The peaceful ambiance of Ooh’s and Aahh’s on Georgia Avenue NW, one of the newest locations of Washington’s famous soul food restaurant, comprised of savory smells, nostalgic R&B music, and a fully equipped staff.
Owner and executive chef Oji Abbott is a native Washingtonian with over eleven years of professional culinary experience. His early avidity for culinary arts originates from being part of a family with a long line of cooks. “We had a lot of cooks in our family,” said Abbott. “It came naturally.”
Before Ooh’s, Abbott got his first taste of entrepreneurship from selling homemade dinners to people in his Brightwood community. After realizing he could make money by doing what he loved, he perfected his talents at Stratford University in Falls Church, Virginia, where he studied culinary arts.
The drive to establish his own restaurant derived from the depletion of local businesses and restaurants in his community, such as Wilson’s and Goins. Growing up in Brightwood, Abbott describes the increase in the closings of the local soul food restaurants and local businesses around the area.
“You have places that were open for thirty, forty, and fifty years and then they just close down because their sons didn’t want to do it, their daughters didn’t want to do it, they fell on bad times, or the people died,” Abbott says. “All over the city, it was all kinds of different mom and pop shops; but now, you might have three when it used to be thirty.”
The establishment of Abbott’s first soul food restaurant, Oohh’s and Aahh’s, opened in 2003 and calls the busy U Street NW, home to bars and music venues, home. The name of the restaurant is a play on emotions that are intended to be felt by customers.
“When I was thinking about the name for my place, I wanted it to be universal. I wanted it not really to be a word; I wanted it to be more feeling and emotion,” said Abbott. “When a person takes a first bite of something, they say ‘Ooh, that’s good’. When they finish and they’re fully satisfied, they’ll let out an ‘aah’. I found if we can make people ‘ooh’ and ‘aah’ with our food, then we’re affecting their whole being.”
The emotion is felt by hundreds of customers on a daily basis as both Washingtonians and tourists come in to enjoy its specialties, including fried chicken wings and macaroni and cheese.
The restaurant media exposure has remained constant throughout its establishment, In 2005 and 2006, Abbott represented the restaurant at the “Food for Your Health” Expo sponsored by NBC TV 4. One of the restaurant’s more notable appearances is in a July 2011 episode of the Food Network’s cable show, “Diners, Drive-Ins, and Dives” hosted by Guy Fieri. Abbott’s most recent accolade for the restaurant is the 2018 Zagat award for having D.C.’s Best for Chicken and Waffles.
Many customers who frequent the restaurant often praise the family-oriented environment, as well as its unique taste and Abbott’s frequent involvement and presence at the restaurant.
“Oohh’s and Aahh’s is one of the only soul food restaurants in D.C. that actually tastes like soul food.” Raen Collymore, one of the restaurant’s frequent customers for the past two years, stated. “The owner [Abbott] is very welcoming, and he’s very interactive with his customers beyond the store.”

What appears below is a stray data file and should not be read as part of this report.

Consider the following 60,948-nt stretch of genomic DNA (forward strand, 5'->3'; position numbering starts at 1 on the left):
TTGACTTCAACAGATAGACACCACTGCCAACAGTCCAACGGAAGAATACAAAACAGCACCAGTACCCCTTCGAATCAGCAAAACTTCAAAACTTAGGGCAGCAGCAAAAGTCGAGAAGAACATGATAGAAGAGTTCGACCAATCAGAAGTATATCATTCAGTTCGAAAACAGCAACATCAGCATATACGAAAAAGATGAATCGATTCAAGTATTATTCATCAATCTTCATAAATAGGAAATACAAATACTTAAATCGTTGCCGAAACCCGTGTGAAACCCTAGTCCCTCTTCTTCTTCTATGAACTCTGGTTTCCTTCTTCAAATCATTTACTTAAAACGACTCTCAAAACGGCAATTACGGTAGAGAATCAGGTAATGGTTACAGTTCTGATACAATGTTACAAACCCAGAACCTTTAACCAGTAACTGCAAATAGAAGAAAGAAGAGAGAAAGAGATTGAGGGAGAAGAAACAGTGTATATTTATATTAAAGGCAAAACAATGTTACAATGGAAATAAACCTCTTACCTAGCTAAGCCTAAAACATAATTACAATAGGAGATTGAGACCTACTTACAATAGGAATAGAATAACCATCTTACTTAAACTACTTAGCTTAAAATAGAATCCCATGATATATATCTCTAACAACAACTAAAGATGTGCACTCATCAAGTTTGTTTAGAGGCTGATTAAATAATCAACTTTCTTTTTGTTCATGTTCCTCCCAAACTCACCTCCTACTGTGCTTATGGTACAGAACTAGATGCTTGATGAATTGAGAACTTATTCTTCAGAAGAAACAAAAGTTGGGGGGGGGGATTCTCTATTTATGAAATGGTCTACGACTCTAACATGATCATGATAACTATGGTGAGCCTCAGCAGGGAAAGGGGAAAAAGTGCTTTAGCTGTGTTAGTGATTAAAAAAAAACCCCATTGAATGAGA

Abbott’s staff members at both locations admire his drive and motivation. “He’s always ready for progression,” said front house supervisor Travis Jones.
Abbott saw the peak of his success this past October with the opening of the second location of Oohh’s and Aahh’s in Brightwood. The restaurant partners with WalMart to occupy the larger space. While it concerned many that the development of the WalMart would put several local stores in the area out of business, Abbott alleviated the concerns by becoming the first and only local business in the Brightwood area to partner with WalMart to take over the vacancy in the conjoined space.
WalMart Spokesman Steve Restivo said last year via e-mail about the chain’s desire to partner with local businesses in the area and have them be part of the Georgia Avenue re-development. Within a year, Abbott has turned Oohh’s and Aahh’s into a pivotal contribution to the revamping of his neighborhood.
“Dealing with a major corporation is not as easy as you would like it to be, but it has been a reasonable process,” says Abbott. “[Wal-Mart] has been very positive in helping me succeed. We’ve been doing well because of it.”
The Georgia Avenue opening last October excited many customers and has served as a convenience to many.
“I think it’s great there’s a new location because the location on U Street can get very crowded especially during peak times,” says American University student and frequent customer Jaha Knight. “It’s also great because that means the business is expanding and who doesn’t love the expansion of a black-owned business?”
Abbott said his work remains undone, as he seeks to go on an expansion venture sometime in the future. His next steps are to open more locations in the D.C., Maryland, and Virginia area before expanding its boundaries across the east coast. His goal is to preserve black culture across the world, especially the genre of soul food. For now, Abbott is focused on the growth of the new Brightwood location.
“We would love to be to a food source all over the planet, but we will start with this one,” says Abbott.